So far, so finger pointy. But, the problem with pointing a finger at somebody else is that I usually end up with three fingers pointing back at me.

So, I find myself facing the question, “what is it that I tend to put in the place of God, and especially of the Holy Spirit?”

Each of us will have own temptations and tendencies in this area of life. For me, I have a tendency to rely on my intellect and learning, working hard and believing I can solve problems and fix things for myself. When things have gone well, I tend to think that it’s because I’ve found a solution, worked hard, done a good job, rather than to acknowledge the work of the Holy Spirit in that situation. When I face challenges, do I pray first, and ask the Holy Spirit to guide me, to act, to go before, or do I attack it with my natural resources – my brain and my energy? Worse still, sometimes I am tempted to despair, and because I cannot see a solution or way out of a situation, I believe that it’s unsolvable and there can be no good outcome, because I can’t sort it out. How arrogant is that? All because I have put other things in God’s place in my life, and those other things cannot fill that space, they are not God, I am not God. Only the Holy Spirit can do the Holy Spirit’s work.

It’s no good us getting grumpy about the world giving Lucosade the credit for what God did. The world doesn’t believe in God, it’s following its nature. But what about us. We do believe in God. Do we point to God at work in the face of an unbelieving world?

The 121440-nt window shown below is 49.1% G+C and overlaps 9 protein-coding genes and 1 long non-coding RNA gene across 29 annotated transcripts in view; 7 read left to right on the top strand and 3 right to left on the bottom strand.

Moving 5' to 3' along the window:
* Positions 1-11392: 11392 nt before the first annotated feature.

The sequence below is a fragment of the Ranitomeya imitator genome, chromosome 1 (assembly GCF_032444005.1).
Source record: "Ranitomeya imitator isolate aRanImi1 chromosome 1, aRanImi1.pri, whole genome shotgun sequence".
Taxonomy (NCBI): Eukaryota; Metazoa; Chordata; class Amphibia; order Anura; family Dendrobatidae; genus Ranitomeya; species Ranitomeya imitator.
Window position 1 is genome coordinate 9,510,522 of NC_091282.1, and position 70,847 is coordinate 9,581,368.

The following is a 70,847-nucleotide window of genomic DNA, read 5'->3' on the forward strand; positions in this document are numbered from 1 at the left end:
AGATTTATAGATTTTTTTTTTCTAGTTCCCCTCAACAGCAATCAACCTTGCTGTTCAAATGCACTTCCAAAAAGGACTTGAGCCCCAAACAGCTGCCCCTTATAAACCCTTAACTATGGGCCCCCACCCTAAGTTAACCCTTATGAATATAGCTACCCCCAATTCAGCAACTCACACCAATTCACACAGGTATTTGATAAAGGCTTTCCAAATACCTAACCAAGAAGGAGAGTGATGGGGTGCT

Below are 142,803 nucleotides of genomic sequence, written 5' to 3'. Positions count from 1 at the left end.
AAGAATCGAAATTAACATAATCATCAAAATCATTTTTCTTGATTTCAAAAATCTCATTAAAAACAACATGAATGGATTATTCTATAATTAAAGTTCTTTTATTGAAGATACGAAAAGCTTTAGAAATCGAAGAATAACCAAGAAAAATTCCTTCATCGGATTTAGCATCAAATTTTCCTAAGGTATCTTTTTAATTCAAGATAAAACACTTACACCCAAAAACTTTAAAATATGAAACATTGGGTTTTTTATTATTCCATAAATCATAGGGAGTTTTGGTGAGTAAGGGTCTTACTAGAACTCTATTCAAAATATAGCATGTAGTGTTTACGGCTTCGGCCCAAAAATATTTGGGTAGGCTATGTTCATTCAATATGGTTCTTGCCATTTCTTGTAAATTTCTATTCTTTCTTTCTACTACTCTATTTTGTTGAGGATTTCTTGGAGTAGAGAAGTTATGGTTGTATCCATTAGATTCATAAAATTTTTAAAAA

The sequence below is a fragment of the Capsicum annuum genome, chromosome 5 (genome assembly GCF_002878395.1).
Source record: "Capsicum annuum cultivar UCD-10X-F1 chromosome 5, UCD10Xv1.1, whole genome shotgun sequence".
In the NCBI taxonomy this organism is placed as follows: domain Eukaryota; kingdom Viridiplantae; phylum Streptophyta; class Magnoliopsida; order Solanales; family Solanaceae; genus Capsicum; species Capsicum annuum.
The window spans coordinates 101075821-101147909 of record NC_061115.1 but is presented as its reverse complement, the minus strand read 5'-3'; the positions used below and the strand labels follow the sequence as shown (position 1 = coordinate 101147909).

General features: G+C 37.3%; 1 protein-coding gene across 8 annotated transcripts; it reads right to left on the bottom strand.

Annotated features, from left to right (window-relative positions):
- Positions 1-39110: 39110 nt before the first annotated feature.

You see, it’s not the first time that the Holy Spirit has been mistaken for a beverage. At the first Pentecost, when the Holy Spirit was poured out on all the believers, as Jesus had promised, many in the crowd thought that they were witnessing the effects of too much wine.

And what was Peter’s response? He pointed people to God. This should always be our response when people ask us what motivates us, what is energising our lives, what gives us hope in the despair, light in the darkness, joy in celebrations. Let’s not put things in the place of God, let’s give the Holy Spirit the credit, let’s point to him.

So, those are my reflections on that first question – Is Lucozade God? What about the second question, Is God Lucozade? In other words, do we sometimes treat the Holy Spirit as a sports drink? Something sweet and fizzy that picks us up, gives us some energy, gives us a bit of pep? Something to have a swig of when we’re facing a particular challenge or in trying circumstances, but otherwise to be left on the shelf. One of a variety of options to be tried when we’re thirsty or need a sugar hit. I’d like to suggest that to do this is as big a problem as leaving God out of the picture altogether. Of course, the answer is no, God is not Lucozade, the Holy Spirit is not the spiritual equivalent of a sports drink.

How do we know that’s not what the Holy Spirit is? Because we are told about the Holy Spirit is in the Bible. We’ve read about some of the things today.

What did the Psalmist write? – “When you send your Spirit they are created” Right from the beginning of the Bible, we see the Holy Spirit at work in creation. In Genesis we read that the Spirit hovered over the waters of chaos as the work of creation began. We don’t know how this works, but the Biblical witness is that God the Holy Spirit is intrinsically involved in the process of creation. Just contemplate creation a moment. From the beautiful simplicity of a daisy to the majesty of sun drenched mountains. From the expanses of desert to the stretches of ocean. From the golden greens of spring to the ruby reds of autumn. God called all this into being from nothing, what imagination, what power, what love – this is what the Holy Spirit is like.